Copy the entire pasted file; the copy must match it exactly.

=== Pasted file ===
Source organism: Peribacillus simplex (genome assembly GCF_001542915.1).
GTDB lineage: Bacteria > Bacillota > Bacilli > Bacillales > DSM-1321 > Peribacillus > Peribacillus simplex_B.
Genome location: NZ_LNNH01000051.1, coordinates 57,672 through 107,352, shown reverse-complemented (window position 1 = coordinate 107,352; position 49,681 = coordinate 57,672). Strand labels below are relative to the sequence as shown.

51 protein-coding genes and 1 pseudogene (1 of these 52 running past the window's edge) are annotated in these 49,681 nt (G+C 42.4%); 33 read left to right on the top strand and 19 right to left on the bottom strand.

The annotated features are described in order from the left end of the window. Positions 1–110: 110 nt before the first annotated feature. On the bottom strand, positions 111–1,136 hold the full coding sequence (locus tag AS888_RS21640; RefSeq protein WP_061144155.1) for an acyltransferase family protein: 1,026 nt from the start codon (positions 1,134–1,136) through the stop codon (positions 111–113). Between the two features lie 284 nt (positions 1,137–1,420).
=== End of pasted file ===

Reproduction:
Source organism: Peribacillus simplex (genome assembly GCF_001542915.1).
GTDB lineage: Bacteria > Bacillota > Bacilli > Bacillales > DSM-1321 > Peribacillus > Peribacillus simplex_B.
Genome location: NZ_LNNH01000051.1, coordinates 57,672 through 107,352, shown reverse-complemented (window position 1 = coordinate 107,352; position 49,681 = coordinate 57,672). Strand labels below are relative to the sequence as shown.

51 protein-coding genes and 1 pseudogene (1 of these 52 running past the window's edge) are annotated in these 49,681 nt (G+C 42.4%); 33 read left to right on the top strand and 19 right to left on the bottom strand.

The annotated features are described in order from the left end of the window. Positions 1–110: 110 nt before the first annotated feature. On the bottom strand, positions 111–1,136 hold the full coding sequence (locus tag AS888_RS21640; RefSeq protein WP_061144155.1) for an acyltransferase family protein: 1,026 nt from the start codon (positions 1,134–1,136) through the stop codon (positions 111–113). Between the two features lie 284 nt (positions 1,137–1,420).